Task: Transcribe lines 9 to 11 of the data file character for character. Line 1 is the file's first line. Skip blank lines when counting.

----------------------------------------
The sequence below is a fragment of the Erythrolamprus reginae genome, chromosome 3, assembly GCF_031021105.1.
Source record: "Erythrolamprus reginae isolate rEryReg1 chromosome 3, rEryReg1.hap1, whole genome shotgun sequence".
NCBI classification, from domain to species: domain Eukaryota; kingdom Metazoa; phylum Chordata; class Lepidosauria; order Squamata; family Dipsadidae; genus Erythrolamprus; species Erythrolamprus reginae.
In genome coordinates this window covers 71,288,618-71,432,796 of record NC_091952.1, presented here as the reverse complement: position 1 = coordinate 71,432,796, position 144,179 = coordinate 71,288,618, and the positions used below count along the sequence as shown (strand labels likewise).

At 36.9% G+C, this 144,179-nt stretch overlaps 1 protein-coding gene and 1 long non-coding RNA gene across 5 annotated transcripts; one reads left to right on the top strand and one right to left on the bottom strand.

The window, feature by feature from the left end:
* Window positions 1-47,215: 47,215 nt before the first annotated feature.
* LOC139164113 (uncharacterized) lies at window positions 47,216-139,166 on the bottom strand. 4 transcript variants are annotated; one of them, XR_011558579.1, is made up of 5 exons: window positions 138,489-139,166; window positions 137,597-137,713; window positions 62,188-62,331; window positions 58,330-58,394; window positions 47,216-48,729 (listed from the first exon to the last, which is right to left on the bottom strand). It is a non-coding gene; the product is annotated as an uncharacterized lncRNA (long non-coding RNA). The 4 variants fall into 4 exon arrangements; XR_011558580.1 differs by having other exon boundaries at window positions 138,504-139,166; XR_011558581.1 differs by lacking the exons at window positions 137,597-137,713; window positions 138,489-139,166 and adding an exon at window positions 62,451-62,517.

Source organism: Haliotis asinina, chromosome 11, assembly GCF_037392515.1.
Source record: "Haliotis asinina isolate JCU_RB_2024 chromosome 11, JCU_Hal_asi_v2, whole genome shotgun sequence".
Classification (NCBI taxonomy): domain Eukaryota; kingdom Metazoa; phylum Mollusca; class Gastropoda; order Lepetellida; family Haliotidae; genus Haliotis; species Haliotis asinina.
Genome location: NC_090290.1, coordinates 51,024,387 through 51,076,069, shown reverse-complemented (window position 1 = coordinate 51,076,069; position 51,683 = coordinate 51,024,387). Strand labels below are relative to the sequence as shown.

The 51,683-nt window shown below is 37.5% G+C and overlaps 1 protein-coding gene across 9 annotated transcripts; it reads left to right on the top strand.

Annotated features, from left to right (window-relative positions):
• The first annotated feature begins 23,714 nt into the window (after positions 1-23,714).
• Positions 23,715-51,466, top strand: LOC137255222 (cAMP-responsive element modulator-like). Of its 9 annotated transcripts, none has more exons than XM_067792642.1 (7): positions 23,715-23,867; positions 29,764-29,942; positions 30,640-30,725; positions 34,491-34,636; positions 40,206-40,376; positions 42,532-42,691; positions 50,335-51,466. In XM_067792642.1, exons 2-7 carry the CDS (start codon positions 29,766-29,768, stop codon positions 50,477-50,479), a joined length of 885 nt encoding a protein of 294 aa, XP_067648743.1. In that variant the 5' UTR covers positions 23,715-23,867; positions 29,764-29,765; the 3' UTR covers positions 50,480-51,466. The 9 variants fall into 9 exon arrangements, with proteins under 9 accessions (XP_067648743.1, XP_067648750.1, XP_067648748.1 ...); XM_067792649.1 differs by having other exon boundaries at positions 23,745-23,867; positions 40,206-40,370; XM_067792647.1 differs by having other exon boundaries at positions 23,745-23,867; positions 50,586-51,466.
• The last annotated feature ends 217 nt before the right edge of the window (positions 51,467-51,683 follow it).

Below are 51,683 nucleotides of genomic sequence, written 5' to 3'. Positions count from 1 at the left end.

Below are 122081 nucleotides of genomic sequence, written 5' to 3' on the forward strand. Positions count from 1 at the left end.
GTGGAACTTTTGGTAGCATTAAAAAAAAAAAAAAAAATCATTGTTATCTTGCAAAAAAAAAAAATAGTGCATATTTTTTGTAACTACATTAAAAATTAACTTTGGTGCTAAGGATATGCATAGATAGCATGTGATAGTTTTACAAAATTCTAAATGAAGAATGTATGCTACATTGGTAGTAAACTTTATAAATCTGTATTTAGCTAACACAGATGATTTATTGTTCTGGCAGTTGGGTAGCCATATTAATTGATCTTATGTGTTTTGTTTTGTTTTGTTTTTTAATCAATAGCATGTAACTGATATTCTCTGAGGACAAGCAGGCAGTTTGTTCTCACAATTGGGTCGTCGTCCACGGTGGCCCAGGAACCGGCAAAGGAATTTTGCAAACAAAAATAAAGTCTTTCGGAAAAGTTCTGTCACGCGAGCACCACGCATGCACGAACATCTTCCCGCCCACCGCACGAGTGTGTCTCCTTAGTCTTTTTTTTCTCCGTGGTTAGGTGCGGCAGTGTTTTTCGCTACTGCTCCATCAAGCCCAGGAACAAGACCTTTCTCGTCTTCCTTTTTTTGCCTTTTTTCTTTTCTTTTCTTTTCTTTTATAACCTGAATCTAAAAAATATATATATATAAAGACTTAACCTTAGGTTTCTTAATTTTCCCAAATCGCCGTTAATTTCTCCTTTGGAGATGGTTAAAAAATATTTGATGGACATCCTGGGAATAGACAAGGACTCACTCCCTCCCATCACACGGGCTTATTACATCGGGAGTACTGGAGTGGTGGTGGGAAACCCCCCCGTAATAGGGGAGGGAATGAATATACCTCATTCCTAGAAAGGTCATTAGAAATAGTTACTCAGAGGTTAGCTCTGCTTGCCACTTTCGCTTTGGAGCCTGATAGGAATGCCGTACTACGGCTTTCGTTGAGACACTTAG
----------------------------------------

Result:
Source organism: Haliotis asinina, chromosome 11, assembly GCF_037392515.1.
Source record: "Haliotis asinina isolate JCU_RB_2024 chromosome 11, JCU_Hal_asi_v2, whole genome shotgun sequence".
Classification (NCBI taxonomy): domain Eukaryota; kingdom Metazoa; phylum Mollusca; class Gastropoda; order Lepetellida; family Haliotidae; genus Haliotis; species Haliotis asinina.